Contract manufacturer Foxconn reported on Sunday that an investigation of a plant in China that makes Amazon products is underway. The investigation was initiated by a 94-page report by the New York-based organization China Labor Watch. The investigation has been going on for nine months and has reported multiple violations of Chinese laws. The report cited low wages, inadequate training, excessive work hours and an overreliance on temporary employees.
Foxconn Technology Group issued the following statements:
“We are carrying out a full investigation of the areas raised by that report, and if found to be true, immediate actions will be taken to bring the operations into compliance with our Code of Conduct”
“If infractions are identified, we work to immediately rectify them”
In addition to Amazon products, Foxconn produces Apple Inc. iPhones.
This is not the first time that the Foxconn Technology Group has been under heat. Back in 2010, several employees committed suicide at a Foxconn plant during work hours. Amazon didn’t hesitate to comment.
Amazon’s issued statement:
“We immediately requested a corrective action plan from Foxconn. We are committed to ensuring that these issues are resolved.”
The China Labor Watch, a non-government organization, reported 40% of plant employees were dispatch workers or temporary employees. This number far exceeds the 10% law put in place by the Chinese government. Their report also cited that these employees experienced harsh overreliance protocols. China Labor Watch Program Officer Elain Lu stated that “They were underpaid” and “that’s illegal”.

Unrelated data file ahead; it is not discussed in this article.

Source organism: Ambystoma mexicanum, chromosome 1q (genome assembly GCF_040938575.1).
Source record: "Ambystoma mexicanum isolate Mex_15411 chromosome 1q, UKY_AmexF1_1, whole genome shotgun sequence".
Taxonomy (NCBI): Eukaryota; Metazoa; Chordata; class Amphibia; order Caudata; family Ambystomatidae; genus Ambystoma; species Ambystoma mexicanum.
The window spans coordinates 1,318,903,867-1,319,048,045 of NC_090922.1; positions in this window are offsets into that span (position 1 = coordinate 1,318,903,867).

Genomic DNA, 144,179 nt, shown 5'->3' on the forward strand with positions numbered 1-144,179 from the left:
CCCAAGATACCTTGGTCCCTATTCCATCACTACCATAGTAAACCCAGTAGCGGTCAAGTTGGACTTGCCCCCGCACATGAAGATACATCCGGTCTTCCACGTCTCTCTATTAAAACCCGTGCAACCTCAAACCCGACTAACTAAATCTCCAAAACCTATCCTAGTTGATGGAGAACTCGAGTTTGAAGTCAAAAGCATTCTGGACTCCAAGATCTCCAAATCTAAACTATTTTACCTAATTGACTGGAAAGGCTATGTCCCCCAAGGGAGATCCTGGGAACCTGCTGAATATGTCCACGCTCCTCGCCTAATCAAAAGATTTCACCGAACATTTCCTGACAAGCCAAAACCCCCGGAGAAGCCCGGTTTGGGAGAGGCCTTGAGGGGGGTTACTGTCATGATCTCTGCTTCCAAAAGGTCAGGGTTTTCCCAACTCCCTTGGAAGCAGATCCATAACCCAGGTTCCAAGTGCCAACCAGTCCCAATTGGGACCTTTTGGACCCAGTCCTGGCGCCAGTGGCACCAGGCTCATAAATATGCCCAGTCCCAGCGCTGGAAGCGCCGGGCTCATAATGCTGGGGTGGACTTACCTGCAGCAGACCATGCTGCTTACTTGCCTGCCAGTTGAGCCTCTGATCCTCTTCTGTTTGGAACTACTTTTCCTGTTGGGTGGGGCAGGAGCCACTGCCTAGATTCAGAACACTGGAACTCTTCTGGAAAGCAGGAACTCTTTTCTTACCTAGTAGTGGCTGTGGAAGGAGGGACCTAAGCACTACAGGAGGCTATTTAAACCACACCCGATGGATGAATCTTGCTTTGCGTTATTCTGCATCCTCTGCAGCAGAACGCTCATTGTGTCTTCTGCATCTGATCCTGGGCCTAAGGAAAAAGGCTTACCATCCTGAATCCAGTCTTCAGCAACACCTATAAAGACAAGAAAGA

China Labor Watch also reported that dispatch workers earned 14.5 yuan ($2.26 USD) per hour average and that these employees worked over 100 hours of overtime per month throughout peak season. Chinese law only allows 36 hours per month.
Previously, Foxconn stated that it “works hard to comply with all relevant laws and regulations. If infractions are identified, we work to immediately rectify them”. Amazon and Foxconn have since received criticism from human rights activists.
Will Amazon be able to stop these working conditions and maintain the assemble rates of the Echo Dot smart speakers? Only time will tell.
Featured Image via Flickr/Canonicalized